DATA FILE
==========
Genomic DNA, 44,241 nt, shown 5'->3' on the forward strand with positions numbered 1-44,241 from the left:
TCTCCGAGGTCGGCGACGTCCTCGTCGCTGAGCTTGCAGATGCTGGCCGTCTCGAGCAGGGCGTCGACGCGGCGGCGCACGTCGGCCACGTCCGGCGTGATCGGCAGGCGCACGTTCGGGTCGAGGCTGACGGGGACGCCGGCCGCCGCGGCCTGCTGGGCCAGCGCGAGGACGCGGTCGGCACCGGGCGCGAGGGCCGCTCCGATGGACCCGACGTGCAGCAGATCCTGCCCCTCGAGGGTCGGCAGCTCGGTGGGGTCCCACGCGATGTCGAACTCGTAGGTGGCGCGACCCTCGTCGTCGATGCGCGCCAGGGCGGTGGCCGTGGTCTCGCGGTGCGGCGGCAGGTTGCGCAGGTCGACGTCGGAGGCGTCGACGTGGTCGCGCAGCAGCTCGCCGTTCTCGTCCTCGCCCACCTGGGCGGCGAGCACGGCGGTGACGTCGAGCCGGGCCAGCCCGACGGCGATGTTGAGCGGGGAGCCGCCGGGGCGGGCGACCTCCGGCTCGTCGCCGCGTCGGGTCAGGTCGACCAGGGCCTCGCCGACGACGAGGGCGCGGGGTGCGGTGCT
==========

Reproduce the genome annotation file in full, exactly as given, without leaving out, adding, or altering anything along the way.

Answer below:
Genomic DNA, 44,241 nt, shown 5'->3' on the forward strand with positions numbered 1-44,241 from the left:
TCTCCGAGGTCGGCGACGTCCTCGTCGCTGAGCTTGCAGATGCTGGCCGTCTCGAGCAGGGCGTCGACGCGGCGGCGCACGTCGGCCACGTCCGGCGTGATCGGCAGGCGCACGTTCGGGTCGAGGCTGACGGGGACGCCGGCCGCCGCGGCCTGCTGGGCCAGCGCGAGGACGCGGTCGGCACCGGGCGCGAGGGCCGCTCCGATGGACCCGACGTGCAGCAGATCCTGCCCCTCGAGGGTCGGCAGCTCGGTGGGGTCCCACGCGATGTCGAACTCGTAGGTGGCGCGACCCTCGTCGTCGATGCGCGCCAGGGCGGTGGCCGTGGTCTCGCGGTGCGGCGGCAGGTTGCGCAGGTCGACGTCGGAGGCGTCGACGTGGTCGCGCAGCAGCTCGCCGTTCTCGTCCTCGCCCACCTGGGCGGCGAGCACGGCGGTGACGTCGAGCCGGGCCAGCCCGACGGCGATGTTGAGCGGGGAGCCGCCGGGGCGGGCGACCTCCGGCTCGTCGCCGCGTCGGGTCAGGTCGACCAGGGCCTCGCCGACGACGAGGGCGCGGGGTGCGGTGCT